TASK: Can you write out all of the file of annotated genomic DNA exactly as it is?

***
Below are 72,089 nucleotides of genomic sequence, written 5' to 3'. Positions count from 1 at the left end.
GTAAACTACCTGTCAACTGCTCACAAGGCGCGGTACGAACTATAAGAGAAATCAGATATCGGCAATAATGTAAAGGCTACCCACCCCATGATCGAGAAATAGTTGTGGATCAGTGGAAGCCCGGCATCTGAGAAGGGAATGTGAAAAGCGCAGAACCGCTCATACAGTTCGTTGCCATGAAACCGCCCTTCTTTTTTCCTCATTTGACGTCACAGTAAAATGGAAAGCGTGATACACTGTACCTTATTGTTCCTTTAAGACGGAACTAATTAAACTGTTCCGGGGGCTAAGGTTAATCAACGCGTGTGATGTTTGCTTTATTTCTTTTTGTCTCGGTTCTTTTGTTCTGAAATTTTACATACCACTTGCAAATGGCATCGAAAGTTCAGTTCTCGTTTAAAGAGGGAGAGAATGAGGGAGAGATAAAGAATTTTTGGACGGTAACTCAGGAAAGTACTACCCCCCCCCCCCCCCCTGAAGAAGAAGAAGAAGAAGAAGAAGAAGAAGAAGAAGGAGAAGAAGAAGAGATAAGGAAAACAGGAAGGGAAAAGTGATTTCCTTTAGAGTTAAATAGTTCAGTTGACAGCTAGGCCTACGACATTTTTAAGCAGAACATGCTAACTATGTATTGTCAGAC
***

Below are 72,089 nucleotides of genomic sequence, written 5' to 3'. Positions count from 1 at the left end.
GTAAACTACCTGTCAACTGCTCACAAGGCGCGGTACGAACTATAAGAGAAATCAGATATCGGCAATAATGTAAAGGCTACCCACCCCATGATCGAGAAATAGTTGTGGATCAGTGGAAGCCCGGCATCTGAGAAGGGAATGTGAAAAGCGCAGAACCGCTCATACAGTTCGTTGCCATGAAACCGCCCTTCTTTTTTCCTCATTTGACGTCACAGTAAAATGGAAAGCGTGATACACTGTACCTTATTGTTCCTTTAAGACGGAACTAATTAAACTGTTCCGGGGGCTAAGGTTAATCAACGCGTGTGATGTTTGCTTTATTTCTTTTTGTCTCGGTTCTTTTGTTCTGAAATTTTACATACCACTTGCAAATGGCATCGAAAGTTCAGTTCTCGTTTAAAGAGGGAGAGAATGAGGGAGAGATAAAGAATTTTTGGACGGTAACTCAGGAAAGTACTACCCCCCCCCCCCCCCCTGAAGAAGAAGAAGAAGAAGAAGAAGAAGAAGAAGAAGGAGAAGAAGAAGAGATAAGGAAAACAGGAAGGGAAAAGTGATTTCCTTTAGAGTTAAATAGTTCAGTTGACAGCTAGGCCTACGACATTTTTAAGCAGAACATGCTAACTATGTATTGTCAGAC